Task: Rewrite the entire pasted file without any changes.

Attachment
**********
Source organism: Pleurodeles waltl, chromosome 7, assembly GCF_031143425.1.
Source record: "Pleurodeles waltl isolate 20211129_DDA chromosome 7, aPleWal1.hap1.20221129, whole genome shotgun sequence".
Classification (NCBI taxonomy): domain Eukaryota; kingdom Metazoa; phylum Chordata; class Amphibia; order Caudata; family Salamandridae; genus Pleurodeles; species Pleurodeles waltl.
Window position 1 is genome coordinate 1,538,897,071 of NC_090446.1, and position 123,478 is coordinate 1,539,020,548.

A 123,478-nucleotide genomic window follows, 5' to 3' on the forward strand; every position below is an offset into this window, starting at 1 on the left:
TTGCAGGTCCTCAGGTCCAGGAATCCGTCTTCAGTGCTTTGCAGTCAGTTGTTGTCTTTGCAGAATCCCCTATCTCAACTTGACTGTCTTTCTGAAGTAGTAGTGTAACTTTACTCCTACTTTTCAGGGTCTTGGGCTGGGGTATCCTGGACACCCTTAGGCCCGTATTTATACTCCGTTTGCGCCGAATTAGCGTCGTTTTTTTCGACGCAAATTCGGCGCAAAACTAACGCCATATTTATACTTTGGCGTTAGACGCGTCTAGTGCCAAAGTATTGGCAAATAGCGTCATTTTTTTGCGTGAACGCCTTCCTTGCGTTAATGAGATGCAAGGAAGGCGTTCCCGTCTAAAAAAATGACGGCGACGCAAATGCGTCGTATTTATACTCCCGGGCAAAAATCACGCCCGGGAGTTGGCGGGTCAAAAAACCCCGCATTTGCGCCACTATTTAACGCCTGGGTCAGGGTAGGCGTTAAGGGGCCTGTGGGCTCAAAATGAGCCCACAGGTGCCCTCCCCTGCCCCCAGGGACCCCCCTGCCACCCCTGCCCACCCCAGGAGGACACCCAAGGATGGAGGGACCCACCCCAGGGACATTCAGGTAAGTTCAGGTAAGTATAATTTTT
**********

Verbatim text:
Source organism: Pleurodeles waltl, chromosome 7, assembly GCF_031143425.1.
Source record: "Pleurodeles waltl isolate 20211129_DDA chromosome 7, aPleWal1.hap1.20221129, whole genome shotgun sequence".
Classification (NCBI taxonomy): domain Eukaryota; kingdom Metazoa; phylum Chordata; class Amphibia; order Caudata; family Salamandridae; genus Pleurodeles; species Pleurodeles waltl.
Window position 1 is genome coordinate 1,538,897,071 of NC_090446.1, and position 123,478 is coordinate 1,539,020,548.

A 123,478-nucleotide genomic window follows, 5' to 3' on the forward strand; every position below is an offset into this window, starting at 1 on the left:
TTGCAGGTCCTCAGGTCCAGGAATCCGTCTTCAGTGCTTTGCAGTCAGTTGTTGTCTTTGCAGAATCCCCTATCTCAACTTGACTGTCTTTCTGAAGTAGTAGTGTAACTTTACTCCTACTTTTCAGGGTCTTGGGCTGGGGTATCCTGGACACCCTTAGGCCCGTATTTATACTCCGTTTGCGCCGAATTAGCGTCGTTTTTTTCGACGCAAATTCGGCGCAAAACTAACGCCATATTTATACTTTGGCGTTAGACGCGTCTAGTGCCAAAGTATTGGCAAATAGCGTCATTTTTTTGCGTGAACGCCTTCCTTGCGTTAATGAGATGCAAGGAAGGCGTTCCCGTCTAAAAAAATGACGGCGACGCAAATGCGTCGTATTTATACTCCCGGGCAAAAATCACGCCCGGGAGTTGGCGGGTCAAAAAACCCCGCATTTGCGCCACTATTTAACGCCTGGGTCAGGGTAGGCGTTAAGGGGCCTGTGGGCTCAAAATGAGCCCACAGGTGCCCTCCCCTGCCCCCAGGGACCCCCCTGCCACCCCTGCCCACCCCAGGAGGACACCCAAGGATGGAGGGACCCACCCCAGGGACATTCAGGTAAGTTCAGGTAAGTATAATTTTT